Los Angeles Times
November 19, 2004 Friday
Movies; REVIEW ;
Life and comedy bloom in the ashes
by Kevin Thomas, Times Staff Writer
Hiner Saleem’s droll comedy “Vodka Lemon” reveals a beguiling gift
for making things happen in a place where nothing much is going on.
It is set in what looks to be the middle of nowhere — a tiny village
in a vast snow-covered valley in rural Armenia. The nearest post
office is in a town a bus ride away. This scattering of rough-hewn
roadside cabins in the deep of winter resembles a near-abandoned
mining town in the Old West.
In a post-Soviet present as harsh as the climate, the inhabitants in
fact feel abandoned themselves. One neighbor remarks that democracy
has given the people freedom, but his friend points out that the
Communists gave them everything else. Now everyone has to pay for
gas, electricity and oil while the community hovers near a bare
subsistence level. Except for a passing shepherd and his flock, no
one seems to be working, nor do there seem to be any job
opportunities whatsoever. Clearly, the younger generation is fleeing
— and much of it has already fled.
That includes one of the sons of Hamo Isko (Romen Avinian), who has
sought a better life in Paris. (Another is off in Samarkand,
Uzbekistan, and the other stays home and drinks.) Hamo is a striking
patriarchal figure, a ruggedly handsome, silver-haired, bearded man
of military bearing; he looks to be a fit 70 or thereabouts. His
service pension is the equivalent of $7 a month, and some of the
film’s rueful humor derives from him selling by the roadside his
three absolutely nonessential possessions: a country-style armoire
with folk art decorations that in many other places would fetch a
fancy sum but yields only $10 for Hamo; an old TV, which may or may
not work; and Hamo’s military camouflage uniform. (The sale of the
armoire to a passing couple triggers a comic sequence worthy of the
classic silent comedians.)
With nothing much to do, Hamo spends a lot of time visiting the
cemetery where his recently deceased wife is buried. He notices that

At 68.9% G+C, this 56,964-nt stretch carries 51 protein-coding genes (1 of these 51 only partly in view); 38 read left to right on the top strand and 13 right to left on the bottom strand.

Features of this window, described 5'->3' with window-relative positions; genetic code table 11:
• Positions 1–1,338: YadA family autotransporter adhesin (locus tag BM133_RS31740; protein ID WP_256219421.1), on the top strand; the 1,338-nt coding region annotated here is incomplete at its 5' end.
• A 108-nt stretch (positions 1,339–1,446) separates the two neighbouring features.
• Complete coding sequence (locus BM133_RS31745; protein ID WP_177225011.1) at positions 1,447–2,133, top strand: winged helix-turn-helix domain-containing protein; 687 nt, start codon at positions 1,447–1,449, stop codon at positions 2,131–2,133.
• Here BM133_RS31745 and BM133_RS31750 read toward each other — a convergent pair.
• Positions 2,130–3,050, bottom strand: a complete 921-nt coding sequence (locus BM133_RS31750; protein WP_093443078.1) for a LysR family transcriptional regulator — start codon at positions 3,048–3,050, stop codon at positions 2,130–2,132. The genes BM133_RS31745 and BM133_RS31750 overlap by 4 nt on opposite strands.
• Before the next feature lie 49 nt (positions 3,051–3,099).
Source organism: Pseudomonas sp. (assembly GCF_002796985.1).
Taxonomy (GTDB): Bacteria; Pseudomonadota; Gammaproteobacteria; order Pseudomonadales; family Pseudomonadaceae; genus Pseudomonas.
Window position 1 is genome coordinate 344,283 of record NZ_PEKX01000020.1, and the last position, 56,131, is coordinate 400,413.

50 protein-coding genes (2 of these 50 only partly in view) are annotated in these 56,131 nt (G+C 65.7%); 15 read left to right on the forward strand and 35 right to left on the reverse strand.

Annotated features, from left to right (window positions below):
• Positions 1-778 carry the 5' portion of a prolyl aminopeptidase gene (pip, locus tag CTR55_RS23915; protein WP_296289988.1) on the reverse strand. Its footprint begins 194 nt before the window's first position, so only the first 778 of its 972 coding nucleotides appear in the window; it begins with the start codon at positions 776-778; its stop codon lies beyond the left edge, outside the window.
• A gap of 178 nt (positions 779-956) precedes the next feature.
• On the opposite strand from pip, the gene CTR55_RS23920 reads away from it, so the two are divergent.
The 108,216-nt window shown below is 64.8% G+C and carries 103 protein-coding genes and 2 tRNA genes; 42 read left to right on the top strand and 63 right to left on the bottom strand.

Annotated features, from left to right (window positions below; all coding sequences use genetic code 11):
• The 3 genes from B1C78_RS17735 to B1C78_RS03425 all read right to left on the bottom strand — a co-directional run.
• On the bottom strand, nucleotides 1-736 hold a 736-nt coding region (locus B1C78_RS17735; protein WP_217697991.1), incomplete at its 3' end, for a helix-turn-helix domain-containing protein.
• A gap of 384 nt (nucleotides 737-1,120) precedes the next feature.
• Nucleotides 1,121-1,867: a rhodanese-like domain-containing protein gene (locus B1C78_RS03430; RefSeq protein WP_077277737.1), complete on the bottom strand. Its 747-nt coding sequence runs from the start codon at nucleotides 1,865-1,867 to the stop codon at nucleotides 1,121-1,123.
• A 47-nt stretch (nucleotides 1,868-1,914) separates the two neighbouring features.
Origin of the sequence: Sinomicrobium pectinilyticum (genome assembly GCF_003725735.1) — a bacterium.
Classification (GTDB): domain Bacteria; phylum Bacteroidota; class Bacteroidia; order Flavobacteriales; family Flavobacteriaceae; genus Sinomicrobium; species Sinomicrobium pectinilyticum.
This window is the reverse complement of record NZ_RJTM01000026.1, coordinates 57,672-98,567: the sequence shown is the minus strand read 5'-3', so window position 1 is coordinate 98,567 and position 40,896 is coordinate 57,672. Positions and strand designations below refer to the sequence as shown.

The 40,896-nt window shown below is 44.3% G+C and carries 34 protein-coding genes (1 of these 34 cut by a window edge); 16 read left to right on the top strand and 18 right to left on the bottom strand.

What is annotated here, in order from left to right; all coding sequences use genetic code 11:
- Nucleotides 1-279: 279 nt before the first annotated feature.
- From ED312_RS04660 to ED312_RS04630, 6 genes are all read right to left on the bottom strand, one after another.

an attractive woman, Nina (Lala Sarkissian), visits the grave of her
late husband with much frequency. Gradually they take note of each
other. The attraction is mutual, but Hamo is beset by the feeling
that he must be loyal to his wife’s memory, and Nina is overcome even
more strongly by shyness. As Saleem, a long-exiled Iraqi Kurd, wends
his way through amusing incidents and various subplots, he generates
hope that romance may find a way to blossom between two people who
have so little in life outside of, potentially, each other.
“Vodka Lemon” is an appealingly wry little film that is as appetizing
as its title, which is the name of a roadside liquor stand where Nina
works. Saleem, whose fourth film this is, ends on a note of inspired
whimsy that has aptly been compared to a magical image by Marc
MPAA rating: Unrated
Times guidelines: Suitable for older children
A New Yorker Films release. Writer-director Hiner Saleem. Producer
Fabrice Guez. Executive producer Michel Loro. Cinematographer
Christophe Pollock. Editor Dora Mantzorou. Music Michel Korb.
Production designer Albert Hamarsh. In Armenian, Russian and Kurdish,
with English subtitles.
Exclusively at the Fairfax Cinemas, 7907 Beverly Blvd. (at Faifax
Avenue), (323) 655-4010; and the One Colorado, 42 Miller Alley (at
Colorado Boulevard), Pasadena, (626) 844-6500.
GRAPHIC: PHOTO: POOR CASH FLOW: Hamo, played by Romen Avinian, tries
to sell his armoire by the road in his post-Soviet Armenia village.
PHOTOGRAPHER: New Yorker Films